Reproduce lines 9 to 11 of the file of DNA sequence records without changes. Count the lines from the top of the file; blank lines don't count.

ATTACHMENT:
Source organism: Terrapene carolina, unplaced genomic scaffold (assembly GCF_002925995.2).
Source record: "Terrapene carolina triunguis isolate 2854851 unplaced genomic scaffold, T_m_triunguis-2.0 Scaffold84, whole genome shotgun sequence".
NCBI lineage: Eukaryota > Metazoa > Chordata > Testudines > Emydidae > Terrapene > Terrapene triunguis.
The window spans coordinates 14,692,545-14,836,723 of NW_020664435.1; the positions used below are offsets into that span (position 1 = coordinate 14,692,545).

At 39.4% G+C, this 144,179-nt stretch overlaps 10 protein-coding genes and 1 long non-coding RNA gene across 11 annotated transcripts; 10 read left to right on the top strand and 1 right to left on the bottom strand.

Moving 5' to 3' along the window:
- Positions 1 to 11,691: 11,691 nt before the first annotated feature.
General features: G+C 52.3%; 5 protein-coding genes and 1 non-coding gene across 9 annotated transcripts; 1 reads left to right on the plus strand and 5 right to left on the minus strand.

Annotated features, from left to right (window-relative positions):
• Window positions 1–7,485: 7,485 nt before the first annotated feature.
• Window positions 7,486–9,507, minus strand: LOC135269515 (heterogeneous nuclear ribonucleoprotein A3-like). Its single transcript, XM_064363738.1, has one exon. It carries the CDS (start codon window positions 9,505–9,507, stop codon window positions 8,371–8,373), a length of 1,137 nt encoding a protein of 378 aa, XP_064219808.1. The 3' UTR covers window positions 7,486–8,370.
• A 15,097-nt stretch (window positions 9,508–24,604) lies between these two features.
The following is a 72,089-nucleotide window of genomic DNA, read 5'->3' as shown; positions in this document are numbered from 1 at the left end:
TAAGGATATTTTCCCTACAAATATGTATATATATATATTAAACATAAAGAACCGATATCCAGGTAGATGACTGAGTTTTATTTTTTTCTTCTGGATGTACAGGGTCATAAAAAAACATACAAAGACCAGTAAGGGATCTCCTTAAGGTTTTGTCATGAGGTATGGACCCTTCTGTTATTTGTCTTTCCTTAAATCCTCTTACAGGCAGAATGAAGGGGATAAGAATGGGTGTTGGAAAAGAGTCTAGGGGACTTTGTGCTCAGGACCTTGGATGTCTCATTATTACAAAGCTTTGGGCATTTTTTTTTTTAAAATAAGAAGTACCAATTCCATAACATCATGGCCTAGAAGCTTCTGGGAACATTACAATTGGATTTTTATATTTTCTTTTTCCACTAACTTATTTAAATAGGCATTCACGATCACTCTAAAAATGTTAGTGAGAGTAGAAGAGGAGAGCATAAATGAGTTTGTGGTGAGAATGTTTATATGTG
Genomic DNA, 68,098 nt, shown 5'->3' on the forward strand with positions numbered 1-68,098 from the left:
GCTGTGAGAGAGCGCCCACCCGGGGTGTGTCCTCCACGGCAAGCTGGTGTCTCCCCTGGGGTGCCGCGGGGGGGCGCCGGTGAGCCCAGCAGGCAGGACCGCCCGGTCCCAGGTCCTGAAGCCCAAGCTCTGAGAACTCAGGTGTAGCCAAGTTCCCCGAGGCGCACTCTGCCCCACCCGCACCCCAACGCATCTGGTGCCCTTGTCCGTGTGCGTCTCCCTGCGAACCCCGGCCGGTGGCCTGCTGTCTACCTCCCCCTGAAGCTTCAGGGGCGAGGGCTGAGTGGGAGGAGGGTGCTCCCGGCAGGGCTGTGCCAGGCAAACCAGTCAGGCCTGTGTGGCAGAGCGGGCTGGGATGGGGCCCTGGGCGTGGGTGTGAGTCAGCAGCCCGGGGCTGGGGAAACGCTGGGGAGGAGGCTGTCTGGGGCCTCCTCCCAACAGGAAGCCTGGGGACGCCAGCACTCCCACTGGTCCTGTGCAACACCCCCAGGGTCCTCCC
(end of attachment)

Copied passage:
Annotated features, from left to right (window-relative positions):
• Window positions 1–7,485: 7,485 nt before the first annotated feature.
• Window positions 7,486–9,507, minus strand: LOC135269515 (heterogeneous nuclear ribonucleoprotein A3-like). Its single transcript, XM_064363738.1, has one exon. It carries the CDS (start codon window positions 9,505–9,507, stop codon window positions 8,371–8,373), a length of 1,137 nt encoding a protein of 378 aa, XP_064219808.1. The 3' UTR covers window positions 7,486–8,370.